ActiveState Integrates With Appsembler To Streamline Commercialization Options For Developers

ActiveState announced that Stackato, the PaaS platform for any cloud, any stack and any language, has been integrated with Appsembler, the platform for commercializing web applications. Stackato’s integration into Appsembler enables Stackato users to more effectively commercialize applications developed using the Stackato PaaS platform. Appsembler manages billing, payment processing and online storefront setup for developers seeking to monetize their software applications. Moreover, Stackato’s integration into Appsembler features the ability for developers to deploy applications on Appsembler that leverage “one-click deployment environments for Django, Pylons, Pyramid, Bottle, Flask, and other Python frameworks.” ActiveState CEO Bart Copeland commented on the integration with Appsembler by noting: “Appsembler’s hosted service is a great technology fit for Stackato. It showcases Stackato, and how it enables developers to move from code to cloud to revenue generation, simply, safely, and quickly. The Appsembler integration is only just the beginning for Stackato. We continue to innovate and we continue to see great customer adoption. We look forward to building on that success to strengthen Stackato’s technology leadership position in private PaaS.”

ActiveState Announces General Availability Of Stackato 1.0 For Private PaaS On Any Cloud

ActiveState announced the general availability of Stackato 1.0, an application for creating private Platform as a Service environments in any cloud environment, today. Stackato claims a unique status in the PaaS space because of its ability to accommodate “any language, any stack” and “any cloud.” Whereas few other PaaS vendors support all languages and technology stacks, Stackato joins PaaS vendor CloudBees in enabling its PaaS platform to run on any cloud environment such as Amazon Web Services or HP Cloud Services. Private cloud Stackato users can configure and deploy the PaaS software within a matter of minutes. Enterprises that are wary of public clouds can take advantage of Stackato’s ease of deployment to create a private cloud that boasts management utilities such as a web-based management console and performance monitoring technology from New Relic.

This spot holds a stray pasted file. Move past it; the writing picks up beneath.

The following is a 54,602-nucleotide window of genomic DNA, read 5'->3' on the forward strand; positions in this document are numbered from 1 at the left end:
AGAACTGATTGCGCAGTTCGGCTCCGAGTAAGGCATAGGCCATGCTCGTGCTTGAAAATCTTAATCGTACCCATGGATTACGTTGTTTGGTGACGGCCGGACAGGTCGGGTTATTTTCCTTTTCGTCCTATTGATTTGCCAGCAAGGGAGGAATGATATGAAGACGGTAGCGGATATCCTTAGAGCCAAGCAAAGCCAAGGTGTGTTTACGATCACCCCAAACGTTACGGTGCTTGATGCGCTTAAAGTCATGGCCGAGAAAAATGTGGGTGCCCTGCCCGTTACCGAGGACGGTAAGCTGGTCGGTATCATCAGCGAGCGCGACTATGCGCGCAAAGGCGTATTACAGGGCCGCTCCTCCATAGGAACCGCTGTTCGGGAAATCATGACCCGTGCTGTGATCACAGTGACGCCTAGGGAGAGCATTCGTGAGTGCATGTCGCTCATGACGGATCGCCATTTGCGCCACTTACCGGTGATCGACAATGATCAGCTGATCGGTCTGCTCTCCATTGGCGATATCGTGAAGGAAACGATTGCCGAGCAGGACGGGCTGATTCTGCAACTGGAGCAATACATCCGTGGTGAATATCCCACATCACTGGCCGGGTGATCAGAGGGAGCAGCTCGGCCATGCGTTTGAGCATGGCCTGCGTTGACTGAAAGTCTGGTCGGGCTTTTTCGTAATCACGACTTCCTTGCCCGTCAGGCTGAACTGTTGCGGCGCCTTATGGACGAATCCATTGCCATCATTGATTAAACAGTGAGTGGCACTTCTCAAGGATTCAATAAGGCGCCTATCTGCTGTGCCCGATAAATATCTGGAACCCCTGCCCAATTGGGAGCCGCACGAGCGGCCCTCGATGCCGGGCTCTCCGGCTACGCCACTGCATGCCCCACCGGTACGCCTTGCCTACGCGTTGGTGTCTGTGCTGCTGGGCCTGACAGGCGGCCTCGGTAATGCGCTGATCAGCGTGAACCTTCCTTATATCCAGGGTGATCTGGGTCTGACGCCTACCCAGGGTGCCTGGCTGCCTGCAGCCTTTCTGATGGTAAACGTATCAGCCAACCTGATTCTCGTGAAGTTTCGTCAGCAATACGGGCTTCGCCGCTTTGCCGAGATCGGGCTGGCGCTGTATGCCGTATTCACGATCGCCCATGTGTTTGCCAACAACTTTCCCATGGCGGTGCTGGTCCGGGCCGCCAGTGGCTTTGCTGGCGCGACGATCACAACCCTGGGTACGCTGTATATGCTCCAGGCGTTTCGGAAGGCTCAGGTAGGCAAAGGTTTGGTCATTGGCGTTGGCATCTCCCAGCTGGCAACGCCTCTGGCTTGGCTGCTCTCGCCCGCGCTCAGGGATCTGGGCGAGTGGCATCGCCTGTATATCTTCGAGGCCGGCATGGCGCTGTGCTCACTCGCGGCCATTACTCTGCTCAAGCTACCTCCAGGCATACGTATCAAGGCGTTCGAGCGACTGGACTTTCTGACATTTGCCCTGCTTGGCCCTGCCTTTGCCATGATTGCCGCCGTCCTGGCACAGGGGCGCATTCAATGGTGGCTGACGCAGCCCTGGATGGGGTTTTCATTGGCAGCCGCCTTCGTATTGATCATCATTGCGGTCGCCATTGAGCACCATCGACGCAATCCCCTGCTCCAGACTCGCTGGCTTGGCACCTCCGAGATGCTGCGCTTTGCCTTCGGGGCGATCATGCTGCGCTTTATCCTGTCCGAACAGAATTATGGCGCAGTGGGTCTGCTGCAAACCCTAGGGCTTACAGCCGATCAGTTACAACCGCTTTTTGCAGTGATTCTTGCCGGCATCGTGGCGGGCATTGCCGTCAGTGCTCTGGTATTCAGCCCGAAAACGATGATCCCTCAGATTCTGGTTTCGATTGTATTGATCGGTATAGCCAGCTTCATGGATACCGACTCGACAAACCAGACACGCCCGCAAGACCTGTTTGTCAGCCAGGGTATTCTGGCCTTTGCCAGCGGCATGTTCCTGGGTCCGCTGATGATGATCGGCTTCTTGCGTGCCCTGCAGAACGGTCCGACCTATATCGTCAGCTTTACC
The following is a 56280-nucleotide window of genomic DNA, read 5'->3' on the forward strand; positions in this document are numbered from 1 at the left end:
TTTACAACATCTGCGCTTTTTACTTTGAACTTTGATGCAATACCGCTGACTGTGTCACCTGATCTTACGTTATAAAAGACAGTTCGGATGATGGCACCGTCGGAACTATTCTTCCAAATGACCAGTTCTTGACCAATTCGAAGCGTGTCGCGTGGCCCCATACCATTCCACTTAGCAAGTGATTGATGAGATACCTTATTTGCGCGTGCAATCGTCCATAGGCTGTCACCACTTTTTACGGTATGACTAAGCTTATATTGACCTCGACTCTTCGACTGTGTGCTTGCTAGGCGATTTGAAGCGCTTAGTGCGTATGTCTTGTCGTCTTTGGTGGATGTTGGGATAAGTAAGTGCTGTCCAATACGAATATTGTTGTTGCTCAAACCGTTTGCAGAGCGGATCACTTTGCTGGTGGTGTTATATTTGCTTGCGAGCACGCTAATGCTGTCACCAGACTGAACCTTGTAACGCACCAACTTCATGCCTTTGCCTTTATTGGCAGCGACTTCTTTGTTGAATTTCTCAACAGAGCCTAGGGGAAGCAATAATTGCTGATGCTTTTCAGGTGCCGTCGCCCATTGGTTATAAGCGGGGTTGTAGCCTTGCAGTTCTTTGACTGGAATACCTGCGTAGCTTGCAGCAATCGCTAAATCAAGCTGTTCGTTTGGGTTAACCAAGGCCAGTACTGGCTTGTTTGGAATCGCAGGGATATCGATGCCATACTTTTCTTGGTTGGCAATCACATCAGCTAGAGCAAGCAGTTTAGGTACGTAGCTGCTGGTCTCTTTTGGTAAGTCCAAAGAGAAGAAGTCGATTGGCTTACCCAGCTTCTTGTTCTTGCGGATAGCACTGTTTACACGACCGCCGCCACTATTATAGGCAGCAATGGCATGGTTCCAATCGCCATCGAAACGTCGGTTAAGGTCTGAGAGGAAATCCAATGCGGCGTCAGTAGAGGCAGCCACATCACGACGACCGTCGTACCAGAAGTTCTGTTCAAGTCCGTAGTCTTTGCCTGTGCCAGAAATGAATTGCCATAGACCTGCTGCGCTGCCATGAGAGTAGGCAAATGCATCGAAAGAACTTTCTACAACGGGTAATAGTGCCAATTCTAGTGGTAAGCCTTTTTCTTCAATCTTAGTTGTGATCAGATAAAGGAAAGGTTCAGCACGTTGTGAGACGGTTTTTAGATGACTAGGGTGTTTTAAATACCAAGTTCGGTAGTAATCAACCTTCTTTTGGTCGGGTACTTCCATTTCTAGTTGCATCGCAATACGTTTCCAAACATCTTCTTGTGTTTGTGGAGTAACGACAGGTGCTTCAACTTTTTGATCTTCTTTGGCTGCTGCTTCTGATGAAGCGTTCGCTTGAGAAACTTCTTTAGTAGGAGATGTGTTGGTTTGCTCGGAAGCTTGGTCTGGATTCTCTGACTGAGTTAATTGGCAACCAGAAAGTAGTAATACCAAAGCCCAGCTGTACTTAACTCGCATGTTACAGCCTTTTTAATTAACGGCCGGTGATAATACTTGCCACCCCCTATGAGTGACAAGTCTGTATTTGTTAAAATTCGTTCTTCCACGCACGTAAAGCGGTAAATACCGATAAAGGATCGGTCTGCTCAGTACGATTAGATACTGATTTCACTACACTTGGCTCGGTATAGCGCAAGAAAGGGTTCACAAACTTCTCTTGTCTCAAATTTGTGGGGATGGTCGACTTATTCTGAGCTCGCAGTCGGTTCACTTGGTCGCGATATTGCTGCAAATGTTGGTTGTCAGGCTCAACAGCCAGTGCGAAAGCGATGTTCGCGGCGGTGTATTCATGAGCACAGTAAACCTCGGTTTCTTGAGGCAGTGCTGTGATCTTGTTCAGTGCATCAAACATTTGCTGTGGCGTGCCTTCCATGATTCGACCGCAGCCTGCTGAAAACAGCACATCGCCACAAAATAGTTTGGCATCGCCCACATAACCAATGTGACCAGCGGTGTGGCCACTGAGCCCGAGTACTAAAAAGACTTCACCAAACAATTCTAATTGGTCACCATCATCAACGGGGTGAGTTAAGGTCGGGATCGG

Stackato’s support for “any language” and “any stack” goes back to its origins as a participant in the Cloud Foundry open source project. As the Cloud Foundry Community Lead for Python, Stackato represents an “enterprise-ready, commercially supported private PaaS version of Cloud Foundry” that claims even more expansive support for languages and technology stacks than Cloud Foundry. Moreover, Stackato supports a streamlined process for data migration of legacy applications to its platform, including applications coded in UNIX. Stackato’s ability to support any technology platform, its ease of deployment and support for private cloud PaaS environments gives it a clear leadership position in the increasingly crowded PaaS space. Competitors include Red Hat’s OpenShift, CloudBees and Cloud Foundry, though few vendors match its combination of flexibility and ability to deploy private cloud PaaS environments. Today’s announcement about the general availability of Stackato 1.0 comes roughly six weeks after a release that revealed Stackato’s support for OpenStack, Linux KVM and the Citrix XenServer.